There was never a concept of exclusion, of Torah study without the study of anything else. For those of us with grandparents or great-grandparents who were known and famous rabbis in their Eastern European homes, education was not a singular and directed belief in the study of Torah, without anything else. To the contrary, Torah was what enhanced us as people. It was what made our souls light and not dark. It was a form of learning that could be applied to all of our other studies, a form of the Socratic Method.

If we were to ascertain divinity, to prove ourselves to our Father in Heaven, we were to do so by leaving this world a better place than when we got here. We were to be the greats of our fields. We could only make Him proud if we somehow advanced society to be a better place and the study of Torah, to the exclusion of all else was not going to get us there. Rather, it would make us better people.

A religion, a culture, a way of life, that devoted its sole attention to the teachings of the Torah where no other education was taught would only lead to poverty; and Jews, in all of history, were supposed to be self-reliant as a people. We were taught to be better, to be more educated, to be more charitable; but not to diminish others, rather to help them achieve the highest standards of learning which we were taught. Only throughout goodness, honesty, charity, learning and work could we make the entire world a better, kinder and more understanding world. Most importantly, our learning did not mean either exclusionary nor did it mean “entitled.” 

To the Twersky Jews of East Ramapo, The Jews of KJ, the Jews of Crown Heights and Boro-Park, the Jews who have tried to descend upon Lakewood and Toms River, you are not the righteous who are following the tenets of our forefathers, but rather the antithesis. You are not following the ways of our rabbis as they were found in their countries of origins, but rather have bastardized a fundamental cornerstones of Jewish Religion: Avoda (work), Tzedukkah (charity) and Gemilut Chassidim (acts of loving kindness).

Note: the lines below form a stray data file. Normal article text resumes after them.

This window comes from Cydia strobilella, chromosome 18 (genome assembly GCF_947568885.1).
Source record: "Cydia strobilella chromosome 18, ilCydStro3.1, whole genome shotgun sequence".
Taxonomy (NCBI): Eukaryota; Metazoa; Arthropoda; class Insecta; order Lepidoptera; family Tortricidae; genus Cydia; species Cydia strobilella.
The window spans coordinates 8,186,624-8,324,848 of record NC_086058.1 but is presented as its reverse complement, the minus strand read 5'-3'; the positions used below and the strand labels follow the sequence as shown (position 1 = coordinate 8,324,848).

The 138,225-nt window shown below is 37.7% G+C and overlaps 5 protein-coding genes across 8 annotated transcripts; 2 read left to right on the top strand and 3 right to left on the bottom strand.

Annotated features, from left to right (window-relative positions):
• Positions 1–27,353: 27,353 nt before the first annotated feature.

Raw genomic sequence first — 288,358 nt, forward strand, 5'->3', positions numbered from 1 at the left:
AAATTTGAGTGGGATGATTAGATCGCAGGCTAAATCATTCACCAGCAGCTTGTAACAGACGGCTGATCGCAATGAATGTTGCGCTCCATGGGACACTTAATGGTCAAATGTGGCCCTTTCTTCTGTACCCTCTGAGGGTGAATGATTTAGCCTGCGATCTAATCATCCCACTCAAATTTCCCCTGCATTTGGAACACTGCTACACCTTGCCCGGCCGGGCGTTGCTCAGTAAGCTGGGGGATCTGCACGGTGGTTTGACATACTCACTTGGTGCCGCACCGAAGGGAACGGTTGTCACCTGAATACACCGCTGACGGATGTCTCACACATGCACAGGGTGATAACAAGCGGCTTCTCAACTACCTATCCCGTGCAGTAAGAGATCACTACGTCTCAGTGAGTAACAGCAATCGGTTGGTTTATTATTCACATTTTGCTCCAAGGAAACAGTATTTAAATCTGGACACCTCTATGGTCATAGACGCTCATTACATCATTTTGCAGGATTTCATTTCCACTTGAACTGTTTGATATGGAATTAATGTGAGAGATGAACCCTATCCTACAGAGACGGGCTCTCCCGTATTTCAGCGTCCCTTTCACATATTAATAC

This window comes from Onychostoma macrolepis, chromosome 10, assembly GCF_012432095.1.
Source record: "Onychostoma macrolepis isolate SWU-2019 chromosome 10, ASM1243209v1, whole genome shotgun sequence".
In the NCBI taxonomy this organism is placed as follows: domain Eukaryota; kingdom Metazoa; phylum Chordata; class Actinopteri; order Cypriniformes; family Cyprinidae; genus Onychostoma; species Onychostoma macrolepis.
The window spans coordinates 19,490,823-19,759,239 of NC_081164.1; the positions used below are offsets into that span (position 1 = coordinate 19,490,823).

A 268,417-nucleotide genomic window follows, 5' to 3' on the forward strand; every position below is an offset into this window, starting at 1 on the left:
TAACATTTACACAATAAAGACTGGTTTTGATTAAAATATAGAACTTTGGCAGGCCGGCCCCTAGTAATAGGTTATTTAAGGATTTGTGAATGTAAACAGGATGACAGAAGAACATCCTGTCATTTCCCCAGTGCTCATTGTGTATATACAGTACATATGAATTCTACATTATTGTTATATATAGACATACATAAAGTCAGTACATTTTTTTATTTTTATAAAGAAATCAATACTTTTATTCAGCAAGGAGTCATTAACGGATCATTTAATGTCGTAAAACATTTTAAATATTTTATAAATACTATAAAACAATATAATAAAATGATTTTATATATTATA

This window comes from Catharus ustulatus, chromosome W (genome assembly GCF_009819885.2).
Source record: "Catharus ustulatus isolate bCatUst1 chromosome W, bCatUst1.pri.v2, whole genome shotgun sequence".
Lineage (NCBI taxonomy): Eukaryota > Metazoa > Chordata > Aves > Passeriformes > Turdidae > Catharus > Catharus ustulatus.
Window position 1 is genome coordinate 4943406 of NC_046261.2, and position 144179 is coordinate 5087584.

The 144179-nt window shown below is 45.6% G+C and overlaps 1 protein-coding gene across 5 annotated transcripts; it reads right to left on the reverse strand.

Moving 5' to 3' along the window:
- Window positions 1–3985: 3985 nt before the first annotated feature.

You should feel shame… Your behavior is anything but charitable and acting with loving kindness. Your Rabbis, Rabbi Twersky and others have lost their way.  Ask why you are living in near impoverished conditions and they are living like kings, anything but the Jewish system of ideals and beliefs. Ask how one can celebrate the burning of another without harsh treatment. Our religion has become bastardized by greed, a sense of entitlement and a void of uncharitable behavior.

Rabbi Twersky and those like you… You are not the Jews of our forefathers but rather the closest thing to the enemy of our people. You incite hatred and contempt. You limit the education of your people so that they know no better than to think you a G-d. Your people, for all intents and purposes, are idolators, and you their idol. You should feel shame.

It is our hope that one day,  you will meet our Father in Heaven and it is our prayer that He will levy punishment. For now, those who follow you who live in poverty, the children who are getting raped and molested, suffering from drug and addiction, the impoverished among you as you rape and pillage your people, are suffering the sins of their father… you. 

One thought on “The Jewish Vernacular and a Belief System Founded on Education Bastardized, Is it Forever Lost?

  1. I obviously cannot put myself into the brain of those who refuse to let their children learn actual knowledge. So I must fall back on the shopworn reasons that we outsiders think are the motivations: money and power (meaning control), not necessarily in that order.

    If you keep them as sheep, they will follow you anywhere, because they don’t know any better because you kept them in the dark.

    Liked by 1 person